Sounds to me like Carlos Monarrez of the Detroit Free Press has spent a few too many days under the hot sun studying the misunderstood genius of Warwick Hills. Or, he just needed to fill some column space.
I've made up my mind. I hate the British Open.
And don't give me this "cradle of golf" and "oldest championship" argument. I don't care. If you want antiquity, go visit pyramids.
This is golf. Or at least it's supposed to be golf. Instead, we have to watch the best golfers in the world strike balls that land and roll another 50 yards on courses so rock-hard and dried-out they make I-94 look soft and supple. And I'm getting tired of it.
I'm tired of seeing so many pot bunkers in play it makes the course look like the face of an acne-riddled teenager.
This is special:
The essential problem with the British Open is that it's always played on links courses. The U.S. Golf Association's definition of a links course is "tracts of low-lying, seaside land (that) are characteristically sandy, treeless and undulating, often with lines of dune ridges and covered by bent grass or gorse."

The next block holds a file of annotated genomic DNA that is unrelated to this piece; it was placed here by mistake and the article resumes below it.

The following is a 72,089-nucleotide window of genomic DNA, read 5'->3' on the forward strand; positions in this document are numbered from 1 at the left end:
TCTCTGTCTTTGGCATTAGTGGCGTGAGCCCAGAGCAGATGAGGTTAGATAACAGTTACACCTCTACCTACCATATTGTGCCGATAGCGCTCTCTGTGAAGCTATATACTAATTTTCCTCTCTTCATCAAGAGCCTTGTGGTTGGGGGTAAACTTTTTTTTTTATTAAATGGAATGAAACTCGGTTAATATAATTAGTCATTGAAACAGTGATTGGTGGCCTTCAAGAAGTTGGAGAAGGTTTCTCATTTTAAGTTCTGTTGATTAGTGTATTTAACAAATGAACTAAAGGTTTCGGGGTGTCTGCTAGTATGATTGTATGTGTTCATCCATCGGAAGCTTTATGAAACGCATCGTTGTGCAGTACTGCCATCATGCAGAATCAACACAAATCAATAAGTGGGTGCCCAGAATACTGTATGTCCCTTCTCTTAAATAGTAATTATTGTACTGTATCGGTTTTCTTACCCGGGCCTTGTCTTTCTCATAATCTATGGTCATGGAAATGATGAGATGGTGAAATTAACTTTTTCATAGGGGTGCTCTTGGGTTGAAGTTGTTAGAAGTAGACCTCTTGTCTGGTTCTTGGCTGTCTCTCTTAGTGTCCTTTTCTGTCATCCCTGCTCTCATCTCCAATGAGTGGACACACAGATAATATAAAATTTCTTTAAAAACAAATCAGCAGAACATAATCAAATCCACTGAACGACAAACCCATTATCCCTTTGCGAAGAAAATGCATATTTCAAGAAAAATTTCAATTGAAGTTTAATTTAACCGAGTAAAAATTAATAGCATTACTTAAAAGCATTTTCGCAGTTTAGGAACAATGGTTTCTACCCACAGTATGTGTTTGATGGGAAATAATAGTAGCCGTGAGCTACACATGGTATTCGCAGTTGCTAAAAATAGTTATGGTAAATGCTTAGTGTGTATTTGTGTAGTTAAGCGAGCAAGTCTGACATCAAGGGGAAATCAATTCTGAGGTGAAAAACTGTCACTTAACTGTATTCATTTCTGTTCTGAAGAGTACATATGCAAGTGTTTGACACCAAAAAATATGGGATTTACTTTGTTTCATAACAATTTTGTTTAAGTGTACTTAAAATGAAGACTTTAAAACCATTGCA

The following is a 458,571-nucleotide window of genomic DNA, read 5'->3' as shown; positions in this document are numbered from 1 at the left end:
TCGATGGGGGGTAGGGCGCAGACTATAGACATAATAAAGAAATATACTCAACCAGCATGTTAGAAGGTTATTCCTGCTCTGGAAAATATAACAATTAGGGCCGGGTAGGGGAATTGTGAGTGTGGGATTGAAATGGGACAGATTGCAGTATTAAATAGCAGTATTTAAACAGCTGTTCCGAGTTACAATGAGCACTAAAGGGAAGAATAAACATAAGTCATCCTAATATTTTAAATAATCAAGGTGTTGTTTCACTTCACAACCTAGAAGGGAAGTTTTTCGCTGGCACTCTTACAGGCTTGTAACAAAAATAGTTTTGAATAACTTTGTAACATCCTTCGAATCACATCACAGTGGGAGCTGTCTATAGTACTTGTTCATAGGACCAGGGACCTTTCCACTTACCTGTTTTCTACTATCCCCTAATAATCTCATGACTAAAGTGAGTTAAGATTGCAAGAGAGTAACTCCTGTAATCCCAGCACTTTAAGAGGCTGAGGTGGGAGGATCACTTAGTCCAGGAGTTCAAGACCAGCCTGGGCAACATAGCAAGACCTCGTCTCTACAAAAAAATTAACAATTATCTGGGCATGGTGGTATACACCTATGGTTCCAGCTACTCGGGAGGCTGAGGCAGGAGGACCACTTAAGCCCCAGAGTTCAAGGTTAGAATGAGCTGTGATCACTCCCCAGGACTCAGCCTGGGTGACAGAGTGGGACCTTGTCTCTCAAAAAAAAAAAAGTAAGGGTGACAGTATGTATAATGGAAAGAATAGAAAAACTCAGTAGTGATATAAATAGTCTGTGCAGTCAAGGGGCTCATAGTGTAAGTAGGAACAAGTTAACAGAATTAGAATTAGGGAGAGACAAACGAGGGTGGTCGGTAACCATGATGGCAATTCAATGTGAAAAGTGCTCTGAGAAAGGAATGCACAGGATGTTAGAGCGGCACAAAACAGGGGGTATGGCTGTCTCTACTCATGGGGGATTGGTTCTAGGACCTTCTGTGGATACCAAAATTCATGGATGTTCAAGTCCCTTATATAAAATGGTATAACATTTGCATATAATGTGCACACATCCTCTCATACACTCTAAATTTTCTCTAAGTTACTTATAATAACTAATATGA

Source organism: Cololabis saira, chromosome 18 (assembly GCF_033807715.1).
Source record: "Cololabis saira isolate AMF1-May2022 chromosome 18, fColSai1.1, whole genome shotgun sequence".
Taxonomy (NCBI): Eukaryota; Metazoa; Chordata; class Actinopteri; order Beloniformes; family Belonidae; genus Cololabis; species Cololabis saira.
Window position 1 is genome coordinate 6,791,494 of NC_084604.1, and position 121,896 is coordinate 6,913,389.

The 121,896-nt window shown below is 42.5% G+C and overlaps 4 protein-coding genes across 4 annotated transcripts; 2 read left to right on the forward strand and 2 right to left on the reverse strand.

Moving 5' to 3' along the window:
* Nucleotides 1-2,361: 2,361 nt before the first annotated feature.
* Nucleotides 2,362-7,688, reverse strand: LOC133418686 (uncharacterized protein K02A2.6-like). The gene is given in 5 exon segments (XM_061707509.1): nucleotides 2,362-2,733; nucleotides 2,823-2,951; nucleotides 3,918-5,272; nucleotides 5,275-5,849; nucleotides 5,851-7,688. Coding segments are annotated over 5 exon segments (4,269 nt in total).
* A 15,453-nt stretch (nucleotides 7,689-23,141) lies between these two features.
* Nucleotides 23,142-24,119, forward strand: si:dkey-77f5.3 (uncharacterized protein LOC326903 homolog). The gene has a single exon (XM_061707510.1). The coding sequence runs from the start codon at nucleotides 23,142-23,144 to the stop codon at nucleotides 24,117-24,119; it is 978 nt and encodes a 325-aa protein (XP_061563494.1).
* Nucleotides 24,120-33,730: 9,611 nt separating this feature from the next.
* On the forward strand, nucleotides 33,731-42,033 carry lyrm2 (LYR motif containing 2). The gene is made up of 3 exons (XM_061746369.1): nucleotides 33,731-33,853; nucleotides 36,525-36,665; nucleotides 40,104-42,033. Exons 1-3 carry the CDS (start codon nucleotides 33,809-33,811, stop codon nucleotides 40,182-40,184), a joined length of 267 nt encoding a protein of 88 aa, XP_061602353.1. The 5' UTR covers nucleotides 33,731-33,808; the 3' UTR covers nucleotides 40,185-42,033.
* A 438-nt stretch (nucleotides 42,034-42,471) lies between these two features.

Basically, these courses were built on fallow ground that linked the sea to farmland. My bet is that golf was invented when two Scotsmen looked at the useless land and one said to the other, "Fancy a game of hitting a rock with a stick for four hours?" If only the other guy had said, "Nah, let's visit the pyramids," we all would have been a lot better off.